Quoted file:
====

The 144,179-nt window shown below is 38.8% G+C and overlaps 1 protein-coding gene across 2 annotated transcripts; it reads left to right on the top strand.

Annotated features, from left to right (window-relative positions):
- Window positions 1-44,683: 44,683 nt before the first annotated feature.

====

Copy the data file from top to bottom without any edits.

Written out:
The 144,179-nt window shown below is 38.8% G+C and overlaps 1 protein-coding gene across 2 annotated transcripts; it reads left to right on the top strand.

Annotated features, from left to right (window-relative positions):
- Window positions 1-44,683: 44,683 nt before the first annotated feature.